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Zanoni, by Edward Bulwer Lytton, [1842], at


     Oime! come poss' io
     Altri trovar, se me trovar non posso.
     "Amint.," At. i. Sc. ii.

     (Alas! how can I find another when I cannot find myself?)

The sleep of Glyndon, the night after his last interview with Zanoni, was unusually profound; and the sun streamed full upon his eyes as he opened them to the day. He rose refreshed, and with a strange sentiment of calmness that seemed more the result of resolution than exhaustion. The incidents and emotions of the past night had settled into distinct and clear impressions. He thought of them but slightly,—he thought rather of the future. He was as one of the initiated in the old Egyptian mysteries who have crossed the gate only to long more ardently for the penetralia.

He dressed himself, and was relieved to find that Mervale had joined a party of his countrymen on an excursion to Ischia. He spent the heat of noon in thoughtful solitude, and gradually the image of Viola returned to his heart. It was a holy—for it was a HUMAN—image. He had resigned her; and though he repented not, he was troubled at the thought that repentance would have come too late.

He started impatiently from his seat, and strode with rapid steps to the humble abode of the actress.

The distance was considerable, and the air oppressive. Glyndon arrived at the door breathless and heated. He knocked; no answer came. He lifted the latch and entered. He ascended the stairs; no sound, no sight of life met his ear and eye. In the front chamber, on a table, lay the guitar of the actress, and some manuscript parts in the favourite operas. He paused, and, summoning courage, tapped at the door which seemed to lead into the inner apartment. The door was ajar; and, hearing no sound within, he pushed it open. It was the sleeping-chamber of the young actress, that holiest ground to a lover; and well did the place become the presiding deity: none of the tawdry finery of the profession was visible, on the one hand; none of the slovenly disorder common to the humbler classes of the South, on the other. All was pure and simple; even the ornaments were those of an innocent refinement,—a few books, placed carefully on shelves, a few half-faded flowers in an earthen vase, which was modelled and painted in the Etruscan fashion. The sunlight streamed over the snowy draperies of the bed, and a few articles of clothing on the chair beside it. Viola was not there; but the nurse!—was she gone also? He made the house resound with the name of Gionetta, but there was not even an echo to reply. At last, as he reluctantly quitted the desolate abode, he perceived Gionetta coming towards him from the street.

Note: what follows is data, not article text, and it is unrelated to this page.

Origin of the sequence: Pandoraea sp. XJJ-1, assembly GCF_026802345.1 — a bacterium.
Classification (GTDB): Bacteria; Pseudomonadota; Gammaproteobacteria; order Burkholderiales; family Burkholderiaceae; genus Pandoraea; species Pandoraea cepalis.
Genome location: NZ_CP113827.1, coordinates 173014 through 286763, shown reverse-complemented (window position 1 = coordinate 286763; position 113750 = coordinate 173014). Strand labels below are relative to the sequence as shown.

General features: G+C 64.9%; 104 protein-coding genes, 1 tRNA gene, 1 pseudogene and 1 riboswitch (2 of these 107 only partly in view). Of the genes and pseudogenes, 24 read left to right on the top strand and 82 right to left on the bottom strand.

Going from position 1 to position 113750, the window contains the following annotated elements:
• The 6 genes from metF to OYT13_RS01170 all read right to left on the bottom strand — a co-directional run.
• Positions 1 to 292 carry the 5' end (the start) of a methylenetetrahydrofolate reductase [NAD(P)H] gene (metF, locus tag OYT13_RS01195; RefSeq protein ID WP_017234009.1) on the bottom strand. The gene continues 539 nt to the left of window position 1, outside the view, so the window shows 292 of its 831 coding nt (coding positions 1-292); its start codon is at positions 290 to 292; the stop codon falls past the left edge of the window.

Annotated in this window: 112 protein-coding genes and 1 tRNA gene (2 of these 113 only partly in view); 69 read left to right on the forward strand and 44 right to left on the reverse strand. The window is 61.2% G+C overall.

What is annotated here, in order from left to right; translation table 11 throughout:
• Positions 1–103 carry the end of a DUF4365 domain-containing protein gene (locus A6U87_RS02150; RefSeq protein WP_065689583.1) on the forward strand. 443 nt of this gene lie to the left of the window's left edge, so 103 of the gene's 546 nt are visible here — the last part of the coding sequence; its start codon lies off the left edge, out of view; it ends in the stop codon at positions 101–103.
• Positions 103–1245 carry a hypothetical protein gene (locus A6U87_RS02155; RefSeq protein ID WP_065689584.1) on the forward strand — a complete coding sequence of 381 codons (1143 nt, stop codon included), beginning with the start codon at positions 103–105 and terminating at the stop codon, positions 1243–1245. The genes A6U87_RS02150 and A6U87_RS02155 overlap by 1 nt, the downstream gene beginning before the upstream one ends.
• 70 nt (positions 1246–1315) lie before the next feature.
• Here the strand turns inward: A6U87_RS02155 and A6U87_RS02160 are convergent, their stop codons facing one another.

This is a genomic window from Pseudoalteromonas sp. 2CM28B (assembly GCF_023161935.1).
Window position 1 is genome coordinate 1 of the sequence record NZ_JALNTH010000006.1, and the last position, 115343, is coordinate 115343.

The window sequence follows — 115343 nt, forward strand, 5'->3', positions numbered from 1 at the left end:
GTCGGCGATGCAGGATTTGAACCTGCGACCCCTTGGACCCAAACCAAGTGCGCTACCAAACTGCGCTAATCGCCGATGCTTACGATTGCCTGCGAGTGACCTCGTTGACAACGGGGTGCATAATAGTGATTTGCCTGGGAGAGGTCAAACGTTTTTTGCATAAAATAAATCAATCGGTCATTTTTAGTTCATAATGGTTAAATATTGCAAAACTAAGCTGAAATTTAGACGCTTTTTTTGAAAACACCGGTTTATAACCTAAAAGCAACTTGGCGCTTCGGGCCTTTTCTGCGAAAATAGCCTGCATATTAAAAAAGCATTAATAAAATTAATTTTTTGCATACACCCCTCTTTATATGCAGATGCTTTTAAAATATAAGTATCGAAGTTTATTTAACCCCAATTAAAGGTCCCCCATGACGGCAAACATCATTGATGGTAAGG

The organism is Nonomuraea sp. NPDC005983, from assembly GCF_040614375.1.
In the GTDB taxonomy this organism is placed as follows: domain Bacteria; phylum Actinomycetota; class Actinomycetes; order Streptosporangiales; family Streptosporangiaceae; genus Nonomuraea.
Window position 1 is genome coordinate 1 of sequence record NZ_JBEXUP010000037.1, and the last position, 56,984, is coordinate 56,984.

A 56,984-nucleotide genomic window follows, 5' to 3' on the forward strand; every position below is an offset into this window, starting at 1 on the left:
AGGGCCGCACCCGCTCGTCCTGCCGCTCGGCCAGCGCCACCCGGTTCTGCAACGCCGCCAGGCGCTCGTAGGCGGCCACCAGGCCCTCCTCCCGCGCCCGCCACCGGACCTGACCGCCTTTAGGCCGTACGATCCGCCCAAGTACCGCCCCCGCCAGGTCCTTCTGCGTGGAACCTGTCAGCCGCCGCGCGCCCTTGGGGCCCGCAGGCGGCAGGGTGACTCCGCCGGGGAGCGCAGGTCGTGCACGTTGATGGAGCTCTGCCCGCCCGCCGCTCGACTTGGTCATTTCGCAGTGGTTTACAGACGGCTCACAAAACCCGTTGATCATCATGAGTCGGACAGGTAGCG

The poor old woman uttered an exclamation of joy on seeing him; but, to their mutual disappointment, neither had any cheerful tidings or satisfactory explanation to afford the other. Gionetta had been aroused from her slumber the night before by the noise in the rooms below; but ere she could muster courage to descend, Viola was gone! She found the marks of violence on the door without; and all she had since been able to learn in the neighbourhood was, that a Lazzarone, from his nocturnal resting-place on the Chiaja, had seen by the moonlight a carriage, which he recognised as belonging to the Prince di—, pass and repass that road about the first hour of morning. Glyndon, on gathering from the confused words and broken sobs of the old nurse the heads of this account, abruptly left her, and repaired to the palace of Zanoni. There he was informed that the signor was gone to the banquet of the Prince di—, and would not return till late. Glyndon stood motionless with perplexity and dismay; he knew not what to believe, or how to act. Even Mervale was not at hand to advise him. His conscience smote him bitterly. He had had the power to save the woman he had loved, and had foregone that power; but how was it that in this Zanoni himself had failed? How was it that he was gone to the very banquet of the ravisher? Could Zanoni be aware of what had passed? If not, should he lose a moment in apprising him? Though mentally irresolute, no man was more physically brave. He would repair at once to the palace of the prince himself; and if Zanoni failed in the trust he had half-appeared to arrogate, he, the humble foreigner, would demand the captive of fraud and force, in the very halls and before the assembled guests of the Prince di—.

Next: Chapter XVI